These same people,


    they pay $4 for a bag of potato chips

    $1.39 for a candy bar

    $1.89 for a powerbar *for the health nuts out there*


    And to top it off? These "poor" people that can't afford to drive to the doctors?


    They are the pieces of **** that sit there blowing those desperate dollars that they have to have for gas playing lottery scratch offs, just waiting to hit the "big" one.


    I for one don't hide the reality of what I see in shopping carts, hands that walk out of every grocery and convenient stores. Don't even get me started on those who smoke, justifying their now $30/week habit because "Times are tough, I'm gonna smoke my way out of it"

    Usually, and most the times people are struggling based on fuel alone? Made decisions in life to not educate, further themselves and took on that choice early on. That's not my effing problem so get off the ****ing road because I got money to make, you're slowing me down.

    "Oh, my heart is heavy" Heard that line of crap before? That's what agenda follows when the price of gas goes up 4 cents and a spendthrift has to drive 8 miles to get that 4 cent differential back.


    Talked to gear junkie one evening in a parking lot at a convenient store.....about 23 adult males bought beer, ALL OF THEM BOUGHT BEER, maybe some nachos. All ages.

    Times can't be that tough because of gas, beer didn't stop selling.


    I certainly don't buy the BS. I ran 3 trucks last year in the thick of it, I bet I paid a grand, maybe $1500 more for fuel. Whoop-de-la-de-dah. So I ate one less fun meal a day.

    Starts with education and it starts with not being a bottom dweller in this world.


    FUEL PRICES CREATED DISCIPLINE FOR THE UNEDUCATED. FUEL PRICES ARE TALKING POLITICAL POINTS, THAT'S IT.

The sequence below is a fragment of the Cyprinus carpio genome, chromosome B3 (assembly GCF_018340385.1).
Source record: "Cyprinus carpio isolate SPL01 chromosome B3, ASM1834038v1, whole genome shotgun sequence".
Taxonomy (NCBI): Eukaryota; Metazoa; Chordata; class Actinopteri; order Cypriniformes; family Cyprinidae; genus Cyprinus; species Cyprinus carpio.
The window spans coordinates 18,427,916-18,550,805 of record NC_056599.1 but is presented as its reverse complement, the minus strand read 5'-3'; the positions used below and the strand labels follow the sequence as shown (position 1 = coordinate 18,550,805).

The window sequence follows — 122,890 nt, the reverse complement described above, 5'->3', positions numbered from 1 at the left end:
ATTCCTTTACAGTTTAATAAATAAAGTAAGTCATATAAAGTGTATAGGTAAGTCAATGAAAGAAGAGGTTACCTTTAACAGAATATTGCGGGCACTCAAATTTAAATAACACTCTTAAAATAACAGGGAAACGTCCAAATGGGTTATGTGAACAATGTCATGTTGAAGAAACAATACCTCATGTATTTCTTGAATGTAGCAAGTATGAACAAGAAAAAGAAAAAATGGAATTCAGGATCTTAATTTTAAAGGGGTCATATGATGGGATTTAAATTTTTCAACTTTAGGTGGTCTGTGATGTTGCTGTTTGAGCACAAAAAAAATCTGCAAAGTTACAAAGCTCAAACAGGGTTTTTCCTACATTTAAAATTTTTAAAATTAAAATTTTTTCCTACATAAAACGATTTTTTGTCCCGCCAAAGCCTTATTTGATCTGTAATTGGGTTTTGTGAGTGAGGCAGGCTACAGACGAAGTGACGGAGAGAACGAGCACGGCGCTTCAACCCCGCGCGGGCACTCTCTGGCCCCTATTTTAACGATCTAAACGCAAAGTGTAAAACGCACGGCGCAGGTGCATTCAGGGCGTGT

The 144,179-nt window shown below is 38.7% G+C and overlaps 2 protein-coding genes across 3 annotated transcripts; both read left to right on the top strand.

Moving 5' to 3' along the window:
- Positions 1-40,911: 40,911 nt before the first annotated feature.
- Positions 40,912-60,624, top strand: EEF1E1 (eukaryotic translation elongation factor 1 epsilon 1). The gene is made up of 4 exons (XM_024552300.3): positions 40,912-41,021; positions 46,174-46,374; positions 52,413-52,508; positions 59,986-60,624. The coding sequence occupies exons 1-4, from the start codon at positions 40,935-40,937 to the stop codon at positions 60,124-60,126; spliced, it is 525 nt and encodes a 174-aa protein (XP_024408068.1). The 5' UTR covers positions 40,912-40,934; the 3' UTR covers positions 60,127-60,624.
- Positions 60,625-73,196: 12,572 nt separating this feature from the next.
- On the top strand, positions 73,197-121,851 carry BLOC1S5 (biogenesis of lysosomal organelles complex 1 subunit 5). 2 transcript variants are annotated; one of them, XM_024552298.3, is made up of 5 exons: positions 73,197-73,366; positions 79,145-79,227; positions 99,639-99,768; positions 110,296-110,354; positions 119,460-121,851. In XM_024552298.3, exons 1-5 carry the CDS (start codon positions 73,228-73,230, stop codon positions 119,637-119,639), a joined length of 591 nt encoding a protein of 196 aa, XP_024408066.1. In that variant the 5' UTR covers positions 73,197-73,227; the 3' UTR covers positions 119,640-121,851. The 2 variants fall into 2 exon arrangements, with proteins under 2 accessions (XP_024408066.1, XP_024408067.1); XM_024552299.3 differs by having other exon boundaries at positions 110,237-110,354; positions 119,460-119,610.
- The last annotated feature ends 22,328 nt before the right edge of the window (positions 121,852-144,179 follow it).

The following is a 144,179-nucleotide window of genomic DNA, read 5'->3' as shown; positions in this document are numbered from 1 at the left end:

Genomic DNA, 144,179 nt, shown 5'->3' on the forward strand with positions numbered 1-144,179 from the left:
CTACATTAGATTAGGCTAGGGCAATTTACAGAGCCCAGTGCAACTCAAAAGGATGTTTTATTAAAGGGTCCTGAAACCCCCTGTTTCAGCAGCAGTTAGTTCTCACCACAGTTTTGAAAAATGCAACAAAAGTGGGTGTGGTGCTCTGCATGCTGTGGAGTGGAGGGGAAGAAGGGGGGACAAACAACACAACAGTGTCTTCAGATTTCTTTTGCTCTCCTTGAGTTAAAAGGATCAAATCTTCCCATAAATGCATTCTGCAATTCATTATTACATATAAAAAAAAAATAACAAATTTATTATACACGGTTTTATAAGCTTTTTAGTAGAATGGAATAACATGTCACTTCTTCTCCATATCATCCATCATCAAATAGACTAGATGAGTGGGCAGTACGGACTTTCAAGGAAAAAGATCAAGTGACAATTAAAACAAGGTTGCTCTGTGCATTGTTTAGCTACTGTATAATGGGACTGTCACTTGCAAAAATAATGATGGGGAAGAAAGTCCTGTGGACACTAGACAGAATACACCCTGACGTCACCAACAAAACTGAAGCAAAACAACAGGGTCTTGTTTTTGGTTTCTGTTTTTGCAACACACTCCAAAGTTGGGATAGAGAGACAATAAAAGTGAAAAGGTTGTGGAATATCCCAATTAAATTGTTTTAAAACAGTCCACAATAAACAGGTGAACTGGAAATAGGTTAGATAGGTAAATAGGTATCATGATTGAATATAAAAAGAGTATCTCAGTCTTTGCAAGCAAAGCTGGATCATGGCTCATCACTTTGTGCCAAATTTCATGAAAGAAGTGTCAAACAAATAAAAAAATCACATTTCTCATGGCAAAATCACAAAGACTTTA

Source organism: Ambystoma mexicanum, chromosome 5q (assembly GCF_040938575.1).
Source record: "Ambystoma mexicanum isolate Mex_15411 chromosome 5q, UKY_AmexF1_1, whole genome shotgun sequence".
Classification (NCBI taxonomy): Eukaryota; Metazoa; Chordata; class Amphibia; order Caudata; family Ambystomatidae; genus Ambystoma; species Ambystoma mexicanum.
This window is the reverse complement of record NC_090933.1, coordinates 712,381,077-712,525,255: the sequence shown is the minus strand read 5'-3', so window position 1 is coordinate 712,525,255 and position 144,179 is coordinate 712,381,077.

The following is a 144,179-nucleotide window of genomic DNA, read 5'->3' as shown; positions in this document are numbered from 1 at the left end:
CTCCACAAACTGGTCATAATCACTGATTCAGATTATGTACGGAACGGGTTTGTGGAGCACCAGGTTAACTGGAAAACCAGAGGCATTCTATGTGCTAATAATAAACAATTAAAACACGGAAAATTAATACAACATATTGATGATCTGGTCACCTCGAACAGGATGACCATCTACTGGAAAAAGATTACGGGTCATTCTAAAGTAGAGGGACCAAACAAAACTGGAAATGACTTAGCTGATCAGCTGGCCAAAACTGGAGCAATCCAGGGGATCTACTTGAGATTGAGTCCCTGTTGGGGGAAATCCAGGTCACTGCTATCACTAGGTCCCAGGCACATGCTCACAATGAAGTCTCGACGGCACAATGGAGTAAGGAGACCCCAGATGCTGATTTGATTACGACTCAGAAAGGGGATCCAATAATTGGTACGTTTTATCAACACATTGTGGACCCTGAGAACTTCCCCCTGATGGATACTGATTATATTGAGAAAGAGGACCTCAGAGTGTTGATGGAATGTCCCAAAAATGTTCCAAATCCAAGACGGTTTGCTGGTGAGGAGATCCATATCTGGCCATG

Dunbar, I was making a point of saying some rude and stupid things in response to the rude and stupid things you said and are saying again in the above post. My wife and millions of other folks had to and have to go for chemo treatments and other out patient procedures and they need to drive. Not everyone has the money to pay $6 for a gallon of gas and they should not have to stop driving to please you. My wife is college educated and neither she nor I am a "bottom dweller". You should understand that being part of a free society "America" there are all sorts of jobs that must be done and appropriate salaries as compensation. Be thankful for your God given health and detemination to follow a lucrative career, but be mindful and respectful of others who live in "our" society. Now if you really want to call me a piece of s..t for working thirty years I can't stop you, the Internet allows some people to be rude and insulting. I think if you and I were face to face and you really knew me you would have a different opinion. I do agree that there are plenty of folks who abuse the almighty dollar and among them are people who never worked, or who are scamming the system. How do we stop the waste without hurting the honest folks who do not have your income? If you don't care or want to stick to your previous opinions that it is a matter of laziness, I do not agree with you.

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  • cdia1960
    replied
    Re: Renamed - The cost of fuel today

    While everyone post great points on the cost of fuel. It all boils down to one simple word GREED.

    Leave a comment: